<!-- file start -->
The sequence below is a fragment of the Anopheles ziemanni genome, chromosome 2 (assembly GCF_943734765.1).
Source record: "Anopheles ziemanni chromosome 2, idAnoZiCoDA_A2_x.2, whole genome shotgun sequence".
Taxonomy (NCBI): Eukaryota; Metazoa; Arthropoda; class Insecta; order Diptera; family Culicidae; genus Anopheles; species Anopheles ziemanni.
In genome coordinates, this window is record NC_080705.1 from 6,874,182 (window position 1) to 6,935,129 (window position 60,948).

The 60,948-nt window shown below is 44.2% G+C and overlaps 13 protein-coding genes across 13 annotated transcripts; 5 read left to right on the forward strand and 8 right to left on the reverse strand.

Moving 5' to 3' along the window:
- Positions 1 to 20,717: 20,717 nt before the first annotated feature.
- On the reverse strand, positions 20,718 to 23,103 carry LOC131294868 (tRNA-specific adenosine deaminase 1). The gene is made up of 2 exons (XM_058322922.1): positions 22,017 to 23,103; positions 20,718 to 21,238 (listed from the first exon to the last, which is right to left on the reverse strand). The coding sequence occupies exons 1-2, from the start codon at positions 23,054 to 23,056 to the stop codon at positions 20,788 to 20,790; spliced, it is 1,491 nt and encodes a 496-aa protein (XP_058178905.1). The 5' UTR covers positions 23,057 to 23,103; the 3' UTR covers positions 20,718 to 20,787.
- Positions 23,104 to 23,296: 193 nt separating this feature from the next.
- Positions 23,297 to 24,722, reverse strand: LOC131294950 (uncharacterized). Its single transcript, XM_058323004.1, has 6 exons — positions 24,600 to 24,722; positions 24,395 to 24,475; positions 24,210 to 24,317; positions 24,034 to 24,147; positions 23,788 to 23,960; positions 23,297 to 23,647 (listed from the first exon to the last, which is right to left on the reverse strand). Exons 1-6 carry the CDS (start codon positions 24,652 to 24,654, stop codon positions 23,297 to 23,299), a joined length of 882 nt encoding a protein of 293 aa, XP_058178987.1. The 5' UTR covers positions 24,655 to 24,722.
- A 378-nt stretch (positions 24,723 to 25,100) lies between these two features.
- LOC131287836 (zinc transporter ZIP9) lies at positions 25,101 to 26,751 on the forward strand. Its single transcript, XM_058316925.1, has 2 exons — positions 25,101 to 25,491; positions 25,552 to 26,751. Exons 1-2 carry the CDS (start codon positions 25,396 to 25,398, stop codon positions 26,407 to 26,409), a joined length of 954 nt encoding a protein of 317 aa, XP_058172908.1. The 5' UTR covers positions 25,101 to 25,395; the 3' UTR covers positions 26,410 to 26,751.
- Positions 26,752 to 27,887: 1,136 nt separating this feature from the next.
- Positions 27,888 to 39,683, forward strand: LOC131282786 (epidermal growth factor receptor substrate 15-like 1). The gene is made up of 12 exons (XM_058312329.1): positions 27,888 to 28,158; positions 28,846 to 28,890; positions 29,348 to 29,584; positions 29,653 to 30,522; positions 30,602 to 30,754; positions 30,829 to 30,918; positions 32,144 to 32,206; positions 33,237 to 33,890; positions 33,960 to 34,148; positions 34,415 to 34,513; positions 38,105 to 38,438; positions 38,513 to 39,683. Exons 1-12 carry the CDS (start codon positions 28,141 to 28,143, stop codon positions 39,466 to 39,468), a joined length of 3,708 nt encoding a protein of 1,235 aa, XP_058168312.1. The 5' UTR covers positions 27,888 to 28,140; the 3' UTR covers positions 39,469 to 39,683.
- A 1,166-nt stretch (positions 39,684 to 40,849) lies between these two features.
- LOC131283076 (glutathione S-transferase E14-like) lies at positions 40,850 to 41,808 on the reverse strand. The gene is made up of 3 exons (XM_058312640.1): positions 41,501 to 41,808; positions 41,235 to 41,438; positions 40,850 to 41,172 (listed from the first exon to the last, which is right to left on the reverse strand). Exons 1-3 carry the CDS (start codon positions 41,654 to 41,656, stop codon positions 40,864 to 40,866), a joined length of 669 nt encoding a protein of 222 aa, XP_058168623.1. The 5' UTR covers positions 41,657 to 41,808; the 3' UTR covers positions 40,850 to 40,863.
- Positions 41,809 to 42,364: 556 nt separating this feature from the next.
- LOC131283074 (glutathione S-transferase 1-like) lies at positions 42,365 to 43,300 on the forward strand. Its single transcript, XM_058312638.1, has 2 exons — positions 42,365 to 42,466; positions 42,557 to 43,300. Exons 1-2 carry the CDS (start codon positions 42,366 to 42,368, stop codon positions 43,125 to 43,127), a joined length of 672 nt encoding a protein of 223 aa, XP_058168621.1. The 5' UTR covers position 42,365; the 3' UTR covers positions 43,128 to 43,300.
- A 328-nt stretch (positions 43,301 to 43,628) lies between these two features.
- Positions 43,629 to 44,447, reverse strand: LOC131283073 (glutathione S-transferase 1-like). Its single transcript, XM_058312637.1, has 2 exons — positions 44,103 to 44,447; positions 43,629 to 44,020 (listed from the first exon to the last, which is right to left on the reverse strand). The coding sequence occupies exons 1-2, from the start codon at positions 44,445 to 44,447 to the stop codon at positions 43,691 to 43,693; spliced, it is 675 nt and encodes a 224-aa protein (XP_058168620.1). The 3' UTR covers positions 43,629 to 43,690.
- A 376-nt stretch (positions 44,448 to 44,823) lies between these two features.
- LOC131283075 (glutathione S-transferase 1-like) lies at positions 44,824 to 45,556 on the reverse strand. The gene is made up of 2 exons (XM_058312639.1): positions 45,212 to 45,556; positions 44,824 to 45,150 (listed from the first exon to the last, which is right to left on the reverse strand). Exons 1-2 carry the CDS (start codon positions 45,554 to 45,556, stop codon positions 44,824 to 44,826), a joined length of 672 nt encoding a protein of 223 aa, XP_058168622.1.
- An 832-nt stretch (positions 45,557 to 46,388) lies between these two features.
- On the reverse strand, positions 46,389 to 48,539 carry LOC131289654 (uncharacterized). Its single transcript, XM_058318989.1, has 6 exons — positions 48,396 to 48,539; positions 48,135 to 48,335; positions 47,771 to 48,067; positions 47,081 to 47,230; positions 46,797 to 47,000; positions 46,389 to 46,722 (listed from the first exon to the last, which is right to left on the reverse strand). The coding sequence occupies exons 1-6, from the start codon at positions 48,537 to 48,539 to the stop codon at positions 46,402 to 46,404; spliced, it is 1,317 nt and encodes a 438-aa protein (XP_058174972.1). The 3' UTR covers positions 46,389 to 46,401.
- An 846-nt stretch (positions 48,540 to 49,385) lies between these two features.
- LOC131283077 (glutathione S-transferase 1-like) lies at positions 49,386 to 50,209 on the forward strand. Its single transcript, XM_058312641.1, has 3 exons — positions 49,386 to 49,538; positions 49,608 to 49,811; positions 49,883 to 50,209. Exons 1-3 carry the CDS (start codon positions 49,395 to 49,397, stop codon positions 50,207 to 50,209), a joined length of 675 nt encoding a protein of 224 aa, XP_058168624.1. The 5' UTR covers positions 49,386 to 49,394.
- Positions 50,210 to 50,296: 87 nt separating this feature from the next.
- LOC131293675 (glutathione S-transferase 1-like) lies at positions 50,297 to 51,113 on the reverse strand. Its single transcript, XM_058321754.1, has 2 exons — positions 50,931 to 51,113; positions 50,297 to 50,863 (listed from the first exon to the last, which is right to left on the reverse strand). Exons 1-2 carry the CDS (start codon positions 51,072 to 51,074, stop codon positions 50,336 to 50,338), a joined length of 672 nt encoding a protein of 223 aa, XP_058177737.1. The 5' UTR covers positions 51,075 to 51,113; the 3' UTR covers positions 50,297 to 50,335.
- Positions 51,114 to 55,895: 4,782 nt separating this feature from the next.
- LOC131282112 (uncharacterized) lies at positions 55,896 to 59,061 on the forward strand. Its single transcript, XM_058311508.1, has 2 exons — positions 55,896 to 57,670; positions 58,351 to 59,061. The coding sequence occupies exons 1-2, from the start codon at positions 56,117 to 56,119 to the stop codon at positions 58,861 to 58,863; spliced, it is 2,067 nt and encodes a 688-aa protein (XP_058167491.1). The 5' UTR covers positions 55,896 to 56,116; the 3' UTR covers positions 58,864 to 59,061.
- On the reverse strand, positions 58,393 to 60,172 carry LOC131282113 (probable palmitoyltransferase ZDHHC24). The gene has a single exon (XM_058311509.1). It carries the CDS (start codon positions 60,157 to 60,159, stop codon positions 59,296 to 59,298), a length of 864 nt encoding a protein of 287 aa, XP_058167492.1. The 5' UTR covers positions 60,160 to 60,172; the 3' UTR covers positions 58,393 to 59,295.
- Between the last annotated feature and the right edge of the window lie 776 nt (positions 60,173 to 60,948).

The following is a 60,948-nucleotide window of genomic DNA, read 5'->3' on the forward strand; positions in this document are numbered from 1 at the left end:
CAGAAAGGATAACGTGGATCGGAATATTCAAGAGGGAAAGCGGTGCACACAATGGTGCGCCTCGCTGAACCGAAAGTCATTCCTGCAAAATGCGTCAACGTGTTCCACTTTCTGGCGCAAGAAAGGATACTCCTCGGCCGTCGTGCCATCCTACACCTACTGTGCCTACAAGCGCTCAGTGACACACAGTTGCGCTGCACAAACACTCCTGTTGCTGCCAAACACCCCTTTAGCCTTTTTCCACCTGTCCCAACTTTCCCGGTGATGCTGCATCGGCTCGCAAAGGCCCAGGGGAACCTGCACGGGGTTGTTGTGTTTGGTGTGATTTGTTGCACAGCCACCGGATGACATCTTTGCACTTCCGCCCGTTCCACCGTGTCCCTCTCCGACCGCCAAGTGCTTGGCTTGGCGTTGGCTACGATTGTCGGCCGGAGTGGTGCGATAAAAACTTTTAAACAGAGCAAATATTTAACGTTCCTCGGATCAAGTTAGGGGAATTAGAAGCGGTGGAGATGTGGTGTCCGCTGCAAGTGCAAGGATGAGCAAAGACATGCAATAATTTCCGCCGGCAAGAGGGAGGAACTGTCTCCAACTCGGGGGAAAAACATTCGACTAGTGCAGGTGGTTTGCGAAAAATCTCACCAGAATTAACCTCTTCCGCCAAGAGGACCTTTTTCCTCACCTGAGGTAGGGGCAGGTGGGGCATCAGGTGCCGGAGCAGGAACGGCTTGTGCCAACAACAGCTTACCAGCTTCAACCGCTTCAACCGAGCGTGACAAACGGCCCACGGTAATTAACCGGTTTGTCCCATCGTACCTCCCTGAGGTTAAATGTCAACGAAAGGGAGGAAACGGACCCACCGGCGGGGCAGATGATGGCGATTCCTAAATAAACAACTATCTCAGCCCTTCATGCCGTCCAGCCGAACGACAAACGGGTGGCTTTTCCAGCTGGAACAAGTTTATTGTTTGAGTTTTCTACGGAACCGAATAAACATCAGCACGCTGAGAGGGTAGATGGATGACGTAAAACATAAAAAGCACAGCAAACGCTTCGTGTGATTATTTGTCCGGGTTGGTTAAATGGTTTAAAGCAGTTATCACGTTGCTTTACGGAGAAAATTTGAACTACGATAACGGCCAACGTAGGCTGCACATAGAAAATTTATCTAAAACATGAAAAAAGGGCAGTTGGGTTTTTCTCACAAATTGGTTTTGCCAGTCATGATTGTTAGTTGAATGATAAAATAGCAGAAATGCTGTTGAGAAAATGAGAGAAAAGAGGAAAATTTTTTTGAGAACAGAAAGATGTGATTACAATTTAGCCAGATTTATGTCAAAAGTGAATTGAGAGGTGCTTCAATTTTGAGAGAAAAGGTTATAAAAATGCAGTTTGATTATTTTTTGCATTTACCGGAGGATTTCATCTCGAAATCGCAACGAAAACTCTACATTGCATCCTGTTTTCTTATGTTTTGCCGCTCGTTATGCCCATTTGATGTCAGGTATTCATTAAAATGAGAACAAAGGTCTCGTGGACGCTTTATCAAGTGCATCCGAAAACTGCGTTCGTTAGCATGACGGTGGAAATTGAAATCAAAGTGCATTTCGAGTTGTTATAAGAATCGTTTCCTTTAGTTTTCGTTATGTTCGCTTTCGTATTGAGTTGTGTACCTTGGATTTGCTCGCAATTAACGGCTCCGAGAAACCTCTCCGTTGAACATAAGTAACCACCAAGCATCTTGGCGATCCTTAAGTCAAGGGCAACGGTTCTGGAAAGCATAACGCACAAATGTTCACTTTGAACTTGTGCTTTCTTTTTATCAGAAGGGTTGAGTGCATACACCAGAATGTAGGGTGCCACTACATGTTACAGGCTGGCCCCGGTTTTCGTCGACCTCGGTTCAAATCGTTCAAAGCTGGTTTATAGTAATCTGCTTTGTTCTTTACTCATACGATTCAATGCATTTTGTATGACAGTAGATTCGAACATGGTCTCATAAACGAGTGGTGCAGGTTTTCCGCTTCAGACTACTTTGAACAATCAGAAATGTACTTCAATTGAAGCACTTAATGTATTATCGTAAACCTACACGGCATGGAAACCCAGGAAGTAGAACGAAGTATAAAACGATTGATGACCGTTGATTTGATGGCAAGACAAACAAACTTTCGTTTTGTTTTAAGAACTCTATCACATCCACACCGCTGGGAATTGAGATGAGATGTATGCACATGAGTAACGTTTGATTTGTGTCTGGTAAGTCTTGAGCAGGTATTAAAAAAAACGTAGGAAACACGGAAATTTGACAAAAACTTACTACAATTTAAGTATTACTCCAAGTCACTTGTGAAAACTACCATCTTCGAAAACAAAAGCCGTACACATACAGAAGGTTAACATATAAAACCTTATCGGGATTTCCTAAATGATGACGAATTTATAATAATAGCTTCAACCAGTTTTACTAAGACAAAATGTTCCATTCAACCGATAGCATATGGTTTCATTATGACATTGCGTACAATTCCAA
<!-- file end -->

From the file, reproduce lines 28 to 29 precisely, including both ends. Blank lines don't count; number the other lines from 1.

- LOC131293675 (glutathione S-transferase 1-like) lies at positions 50,297 to 51,113 on the reverse strand. Its single transcript, XM_058321754.1, has 2 exons — positions 50,931 to 51,113; positions 50,297 to 50,863 (listed from the first exon to the last, which is right to left on the reverse strand). Exons 1-2 carry the CDS (start codon positions 51,072 to 51,074, stop codon positions 50,336 to 50,338), a joined length of 672 nt encoding a protein of 223 aa, XP_058177737.1. The 5' UTR covers positions 51,075 to 51,113; the 3' UTR covers positions 50,297 to 50,335.
- Positions 51,114 to 55,895: 4,782 nt separating this feature from the next.